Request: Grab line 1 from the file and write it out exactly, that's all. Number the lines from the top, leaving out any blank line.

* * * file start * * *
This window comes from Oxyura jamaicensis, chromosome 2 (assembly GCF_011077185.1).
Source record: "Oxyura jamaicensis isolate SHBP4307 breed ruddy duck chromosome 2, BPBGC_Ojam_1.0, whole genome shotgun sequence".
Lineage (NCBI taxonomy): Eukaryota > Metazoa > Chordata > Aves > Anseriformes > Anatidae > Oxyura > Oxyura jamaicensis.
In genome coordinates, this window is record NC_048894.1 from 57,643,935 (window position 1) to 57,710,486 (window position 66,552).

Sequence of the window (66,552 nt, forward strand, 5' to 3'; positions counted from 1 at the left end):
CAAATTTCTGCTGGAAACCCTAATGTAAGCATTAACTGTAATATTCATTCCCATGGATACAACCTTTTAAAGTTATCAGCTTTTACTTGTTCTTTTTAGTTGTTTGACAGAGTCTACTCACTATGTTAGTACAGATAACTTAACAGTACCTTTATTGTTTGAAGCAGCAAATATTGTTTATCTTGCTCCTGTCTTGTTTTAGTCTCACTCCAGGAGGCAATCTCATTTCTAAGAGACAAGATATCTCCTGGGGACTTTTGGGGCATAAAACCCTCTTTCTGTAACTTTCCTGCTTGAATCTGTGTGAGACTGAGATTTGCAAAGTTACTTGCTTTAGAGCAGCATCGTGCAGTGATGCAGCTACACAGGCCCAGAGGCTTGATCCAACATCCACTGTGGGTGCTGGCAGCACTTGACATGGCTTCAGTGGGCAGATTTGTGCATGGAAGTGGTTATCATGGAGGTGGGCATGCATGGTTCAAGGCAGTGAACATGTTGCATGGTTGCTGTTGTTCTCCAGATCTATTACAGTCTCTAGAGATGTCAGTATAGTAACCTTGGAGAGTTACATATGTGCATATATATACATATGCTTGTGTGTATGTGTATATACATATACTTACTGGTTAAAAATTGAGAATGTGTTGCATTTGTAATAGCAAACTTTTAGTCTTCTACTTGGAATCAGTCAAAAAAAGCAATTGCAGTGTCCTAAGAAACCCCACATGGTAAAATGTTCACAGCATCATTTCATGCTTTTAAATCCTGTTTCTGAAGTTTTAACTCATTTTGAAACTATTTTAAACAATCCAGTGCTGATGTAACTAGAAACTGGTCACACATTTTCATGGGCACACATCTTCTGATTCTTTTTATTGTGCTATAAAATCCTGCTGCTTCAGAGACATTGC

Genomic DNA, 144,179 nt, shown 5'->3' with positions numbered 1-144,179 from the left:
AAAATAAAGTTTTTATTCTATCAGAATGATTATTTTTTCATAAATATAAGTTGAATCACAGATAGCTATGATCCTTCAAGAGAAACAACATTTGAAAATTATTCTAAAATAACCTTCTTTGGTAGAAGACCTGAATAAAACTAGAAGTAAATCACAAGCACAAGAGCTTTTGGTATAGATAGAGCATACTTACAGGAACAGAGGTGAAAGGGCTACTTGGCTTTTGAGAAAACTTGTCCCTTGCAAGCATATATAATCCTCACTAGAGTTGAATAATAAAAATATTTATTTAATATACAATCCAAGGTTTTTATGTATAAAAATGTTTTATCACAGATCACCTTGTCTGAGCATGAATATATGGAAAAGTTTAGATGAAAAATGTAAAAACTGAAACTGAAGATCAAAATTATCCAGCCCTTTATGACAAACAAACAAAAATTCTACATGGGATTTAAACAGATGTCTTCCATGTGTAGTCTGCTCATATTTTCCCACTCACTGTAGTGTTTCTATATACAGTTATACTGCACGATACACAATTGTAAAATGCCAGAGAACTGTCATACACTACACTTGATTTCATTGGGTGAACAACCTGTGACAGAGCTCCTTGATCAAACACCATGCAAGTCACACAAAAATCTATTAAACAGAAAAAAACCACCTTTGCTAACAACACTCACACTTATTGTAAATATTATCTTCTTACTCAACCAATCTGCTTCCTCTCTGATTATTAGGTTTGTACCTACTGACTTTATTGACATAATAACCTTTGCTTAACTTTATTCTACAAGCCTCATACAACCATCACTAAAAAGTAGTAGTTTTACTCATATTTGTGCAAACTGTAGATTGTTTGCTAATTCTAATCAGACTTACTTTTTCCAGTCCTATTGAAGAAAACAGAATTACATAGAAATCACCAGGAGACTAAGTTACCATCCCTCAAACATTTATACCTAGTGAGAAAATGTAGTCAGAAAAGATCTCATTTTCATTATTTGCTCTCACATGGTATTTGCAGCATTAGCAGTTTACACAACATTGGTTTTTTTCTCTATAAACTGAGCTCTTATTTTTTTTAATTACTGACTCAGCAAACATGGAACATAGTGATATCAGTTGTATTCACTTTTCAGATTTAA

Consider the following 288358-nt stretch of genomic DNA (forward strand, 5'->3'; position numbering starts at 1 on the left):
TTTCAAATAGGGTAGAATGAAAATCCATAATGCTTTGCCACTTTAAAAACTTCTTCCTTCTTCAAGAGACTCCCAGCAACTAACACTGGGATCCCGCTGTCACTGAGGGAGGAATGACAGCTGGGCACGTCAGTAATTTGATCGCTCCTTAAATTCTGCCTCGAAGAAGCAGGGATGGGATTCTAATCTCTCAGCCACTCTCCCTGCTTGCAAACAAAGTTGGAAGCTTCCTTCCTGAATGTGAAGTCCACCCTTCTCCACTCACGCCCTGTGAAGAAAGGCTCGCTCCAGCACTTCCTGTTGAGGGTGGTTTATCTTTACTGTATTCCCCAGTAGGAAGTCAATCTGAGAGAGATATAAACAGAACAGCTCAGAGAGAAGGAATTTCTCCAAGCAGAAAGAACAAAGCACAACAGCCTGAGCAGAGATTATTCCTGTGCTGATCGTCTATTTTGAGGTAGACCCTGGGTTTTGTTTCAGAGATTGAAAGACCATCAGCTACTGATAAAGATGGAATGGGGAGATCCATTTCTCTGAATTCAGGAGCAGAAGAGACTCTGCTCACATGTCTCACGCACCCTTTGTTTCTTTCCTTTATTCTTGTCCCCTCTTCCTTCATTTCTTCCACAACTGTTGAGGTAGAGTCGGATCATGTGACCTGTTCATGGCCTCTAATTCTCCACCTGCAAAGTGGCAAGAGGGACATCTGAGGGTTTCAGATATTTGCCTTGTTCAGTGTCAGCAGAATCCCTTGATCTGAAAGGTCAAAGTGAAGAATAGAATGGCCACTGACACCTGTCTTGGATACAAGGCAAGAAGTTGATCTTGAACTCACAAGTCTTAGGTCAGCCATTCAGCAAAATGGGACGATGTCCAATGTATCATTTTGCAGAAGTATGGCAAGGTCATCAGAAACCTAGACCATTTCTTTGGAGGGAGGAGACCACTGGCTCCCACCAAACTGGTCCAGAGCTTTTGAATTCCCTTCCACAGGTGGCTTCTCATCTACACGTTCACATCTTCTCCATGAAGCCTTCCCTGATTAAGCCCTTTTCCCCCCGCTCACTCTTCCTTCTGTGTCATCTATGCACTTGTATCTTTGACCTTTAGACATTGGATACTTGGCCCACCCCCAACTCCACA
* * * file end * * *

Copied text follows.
This window comes from Oxyura jamaicensis, chromosome 2 (assembly GCF_011077185.1).